Analyzing Libya’s Crude Oil Production

A Reuters survey estimates that Libya’s crude oil production fell by ~20,000 bpd (barrels per day) to 670,000 bpd in February 2017—compared to January 2017.

Gordon Kristopher - Author

Nov. 20 2020, Updated 5:13 p.m. ET


Libya’s crude oil production 

A Reuters survey estimates that Libya’s crude oil production fell by ~20,000 bpd (barrels per day) to 670,000 bpd in February 2017—compared to January 2017. Libya’s crude oil production hit 690,000 bpd in January 2017—the highest level in the last three years. The rise in crude oil production from Libya could pressure crude oil (USL) (IEZ) (RYE) (PXI) prices. For more on crude oil prices and drivers, read Part 1 of this series.

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Libya is a member of OPEC (Organization of the Petroleum Exporting Countries). The EIA (U.S. Energy Information Administration) estimates that Libya’s crude oil production rose by 58,000 bpd to 678,000 bpd in January 2017—compared to the previous month. Production rose 9.4% month-over-month and 83% year-over-year.

Libya’s crude oil production estimates 

Libya produced ~1.8 MMbpd (million barrels per day) of crude oil in 2008. Civil war and militant attacks on the country’s oil infrastructure caused the fall in Libya’s crude oil production.

On February 16, 2017, Libya’s National Oil Corporation reported that the country could produce 1.25 MMbpd of crude oil by the end of August 2017 if all of the blockades on its ports are cleared. However, Libya is prone to political turmoil and security concerns.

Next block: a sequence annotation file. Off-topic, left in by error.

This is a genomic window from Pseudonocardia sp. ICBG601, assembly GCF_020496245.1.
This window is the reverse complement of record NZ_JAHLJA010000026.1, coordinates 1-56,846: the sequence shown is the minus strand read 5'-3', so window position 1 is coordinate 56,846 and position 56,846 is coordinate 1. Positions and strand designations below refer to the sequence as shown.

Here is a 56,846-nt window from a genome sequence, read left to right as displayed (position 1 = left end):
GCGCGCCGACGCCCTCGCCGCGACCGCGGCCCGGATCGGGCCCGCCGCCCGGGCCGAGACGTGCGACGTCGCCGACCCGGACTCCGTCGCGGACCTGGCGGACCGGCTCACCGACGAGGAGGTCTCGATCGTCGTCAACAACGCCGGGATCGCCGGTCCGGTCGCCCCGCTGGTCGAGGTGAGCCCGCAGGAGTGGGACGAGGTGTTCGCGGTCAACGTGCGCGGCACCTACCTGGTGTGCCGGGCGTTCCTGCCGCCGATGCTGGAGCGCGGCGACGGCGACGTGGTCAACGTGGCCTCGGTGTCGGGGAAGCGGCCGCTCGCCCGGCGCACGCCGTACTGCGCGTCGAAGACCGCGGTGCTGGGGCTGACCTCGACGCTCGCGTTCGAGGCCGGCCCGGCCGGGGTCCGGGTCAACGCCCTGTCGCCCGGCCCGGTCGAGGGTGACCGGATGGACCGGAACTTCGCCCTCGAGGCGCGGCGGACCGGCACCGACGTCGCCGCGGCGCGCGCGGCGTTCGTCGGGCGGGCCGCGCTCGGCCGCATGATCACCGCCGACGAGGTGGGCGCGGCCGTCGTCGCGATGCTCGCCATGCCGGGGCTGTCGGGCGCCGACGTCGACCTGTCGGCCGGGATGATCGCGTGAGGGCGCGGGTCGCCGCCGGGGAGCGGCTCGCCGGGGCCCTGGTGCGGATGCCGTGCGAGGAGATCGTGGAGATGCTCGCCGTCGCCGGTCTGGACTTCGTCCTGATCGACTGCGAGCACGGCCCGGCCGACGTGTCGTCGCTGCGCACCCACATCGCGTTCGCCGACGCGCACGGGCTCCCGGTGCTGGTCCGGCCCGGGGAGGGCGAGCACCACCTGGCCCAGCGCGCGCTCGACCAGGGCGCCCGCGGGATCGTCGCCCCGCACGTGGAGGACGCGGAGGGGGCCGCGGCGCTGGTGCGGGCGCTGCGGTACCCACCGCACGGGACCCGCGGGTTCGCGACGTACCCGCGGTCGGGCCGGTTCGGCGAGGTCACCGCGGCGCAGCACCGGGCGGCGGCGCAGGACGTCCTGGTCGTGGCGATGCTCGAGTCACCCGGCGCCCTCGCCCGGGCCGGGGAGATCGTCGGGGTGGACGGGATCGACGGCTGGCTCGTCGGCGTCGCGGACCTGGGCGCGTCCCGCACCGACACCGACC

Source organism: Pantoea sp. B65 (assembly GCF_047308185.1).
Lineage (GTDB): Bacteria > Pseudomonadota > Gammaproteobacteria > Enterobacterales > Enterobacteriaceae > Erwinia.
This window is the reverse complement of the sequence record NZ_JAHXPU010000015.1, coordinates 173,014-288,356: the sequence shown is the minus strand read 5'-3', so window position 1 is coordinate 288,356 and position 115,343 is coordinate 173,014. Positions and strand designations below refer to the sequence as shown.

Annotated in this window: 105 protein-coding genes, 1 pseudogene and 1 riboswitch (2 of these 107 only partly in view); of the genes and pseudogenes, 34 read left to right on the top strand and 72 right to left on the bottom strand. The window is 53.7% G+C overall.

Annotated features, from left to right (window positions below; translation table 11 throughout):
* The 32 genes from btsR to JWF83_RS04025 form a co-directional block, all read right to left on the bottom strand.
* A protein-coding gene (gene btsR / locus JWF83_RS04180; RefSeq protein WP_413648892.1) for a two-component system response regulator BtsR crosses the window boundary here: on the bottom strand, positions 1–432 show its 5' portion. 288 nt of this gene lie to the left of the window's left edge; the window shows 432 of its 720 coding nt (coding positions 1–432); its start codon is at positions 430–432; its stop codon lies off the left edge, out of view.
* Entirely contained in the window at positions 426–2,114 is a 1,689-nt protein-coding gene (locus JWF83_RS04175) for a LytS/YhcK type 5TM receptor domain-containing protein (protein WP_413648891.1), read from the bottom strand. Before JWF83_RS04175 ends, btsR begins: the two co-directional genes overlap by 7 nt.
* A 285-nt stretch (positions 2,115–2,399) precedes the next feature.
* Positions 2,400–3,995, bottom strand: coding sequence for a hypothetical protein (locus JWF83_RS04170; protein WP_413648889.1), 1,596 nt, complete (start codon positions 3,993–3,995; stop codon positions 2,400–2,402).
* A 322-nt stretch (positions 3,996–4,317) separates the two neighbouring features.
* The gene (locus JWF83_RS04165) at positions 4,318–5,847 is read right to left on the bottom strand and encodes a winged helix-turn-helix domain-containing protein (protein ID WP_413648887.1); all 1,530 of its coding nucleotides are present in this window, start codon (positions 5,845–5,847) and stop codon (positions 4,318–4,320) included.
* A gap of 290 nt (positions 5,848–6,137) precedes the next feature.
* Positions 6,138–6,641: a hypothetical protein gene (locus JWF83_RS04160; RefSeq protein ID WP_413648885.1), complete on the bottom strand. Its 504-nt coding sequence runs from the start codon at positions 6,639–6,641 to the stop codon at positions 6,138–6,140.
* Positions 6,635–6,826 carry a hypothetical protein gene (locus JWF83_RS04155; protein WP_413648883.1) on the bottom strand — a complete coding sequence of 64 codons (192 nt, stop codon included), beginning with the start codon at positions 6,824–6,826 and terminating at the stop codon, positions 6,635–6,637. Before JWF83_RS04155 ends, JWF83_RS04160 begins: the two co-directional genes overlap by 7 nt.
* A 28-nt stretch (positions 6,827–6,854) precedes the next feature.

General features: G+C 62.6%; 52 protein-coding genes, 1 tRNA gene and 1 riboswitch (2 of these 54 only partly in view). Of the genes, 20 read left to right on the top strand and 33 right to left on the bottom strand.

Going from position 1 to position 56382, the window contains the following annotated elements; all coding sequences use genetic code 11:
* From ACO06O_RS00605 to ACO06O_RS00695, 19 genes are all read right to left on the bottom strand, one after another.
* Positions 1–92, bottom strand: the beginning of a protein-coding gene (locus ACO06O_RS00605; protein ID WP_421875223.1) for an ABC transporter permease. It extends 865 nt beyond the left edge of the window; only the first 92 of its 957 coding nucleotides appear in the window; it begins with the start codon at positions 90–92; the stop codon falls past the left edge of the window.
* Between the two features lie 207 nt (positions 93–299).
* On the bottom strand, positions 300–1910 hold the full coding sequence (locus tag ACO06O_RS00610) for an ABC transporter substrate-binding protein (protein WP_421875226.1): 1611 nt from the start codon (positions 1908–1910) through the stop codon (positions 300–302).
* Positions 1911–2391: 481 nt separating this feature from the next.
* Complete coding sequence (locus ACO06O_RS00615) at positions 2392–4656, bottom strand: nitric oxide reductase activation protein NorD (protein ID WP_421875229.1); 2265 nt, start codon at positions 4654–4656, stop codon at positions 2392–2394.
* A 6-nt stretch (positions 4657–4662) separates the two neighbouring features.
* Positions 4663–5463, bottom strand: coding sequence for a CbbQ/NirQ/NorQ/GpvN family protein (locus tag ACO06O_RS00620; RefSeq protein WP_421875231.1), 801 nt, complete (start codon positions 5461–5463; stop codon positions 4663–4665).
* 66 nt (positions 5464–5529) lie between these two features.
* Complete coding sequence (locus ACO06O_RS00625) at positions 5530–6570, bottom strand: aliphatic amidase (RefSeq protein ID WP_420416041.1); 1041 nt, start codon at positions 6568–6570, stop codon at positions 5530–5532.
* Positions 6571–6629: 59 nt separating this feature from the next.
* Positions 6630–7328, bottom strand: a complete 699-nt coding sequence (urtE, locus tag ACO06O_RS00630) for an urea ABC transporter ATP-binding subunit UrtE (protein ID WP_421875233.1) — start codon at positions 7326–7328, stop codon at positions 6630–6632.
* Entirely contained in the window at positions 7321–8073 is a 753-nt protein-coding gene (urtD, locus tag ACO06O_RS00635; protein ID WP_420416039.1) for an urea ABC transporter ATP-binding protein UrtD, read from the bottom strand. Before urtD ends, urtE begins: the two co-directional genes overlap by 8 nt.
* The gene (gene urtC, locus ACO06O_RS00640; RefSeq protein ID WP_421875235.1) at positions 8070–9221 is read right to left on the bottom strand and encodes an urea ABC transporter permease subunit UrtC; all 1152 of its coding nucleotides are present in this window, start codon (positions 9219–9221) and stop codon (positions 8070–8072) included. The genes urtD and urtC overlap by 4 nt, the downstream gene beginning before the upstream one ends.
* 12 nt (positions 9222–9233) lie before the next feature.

The fall in Libya’s crude oil production after 2010 was one of the factors that kept global crude oil prices elevated until mid-2014.

Libya’s crude oil exports  

On December 19, 2016, Libya’s biggest port, Es Sider, reopened after two years. It had been shut down due to militant attacks. Es Sider’s capacity before the militant attacks was at 350,000 bpd. However, militant attacks in early March 2017 caused Es Sider and Ras Lanuf to shut down. It could lead to drop in Libya’s crude oil production to as low as 650,000 bpd from its current production of ~700,000 bpd, according to Bloomberg reports.

The drop in exports and production from Libya could boost crude oil (SCO) (DIG) prices. Higher crude oil prices could have a positive impact oil producers such as ExxonMobil (XOM), Devon Energy (DVN), and Laredo Petroleum (LPI). 

Read Will Crude Oil Prices Test 3 Digits Again? for more on crude oil price forecasts.

Read What Can Investors Expect in the Crude Oil Market in 2017 and Are Hedge Funds Reacting to the Crude Oil Market? for more on crude oil prices.

For related analysis, visit Market Realist’s Energy and Power page.


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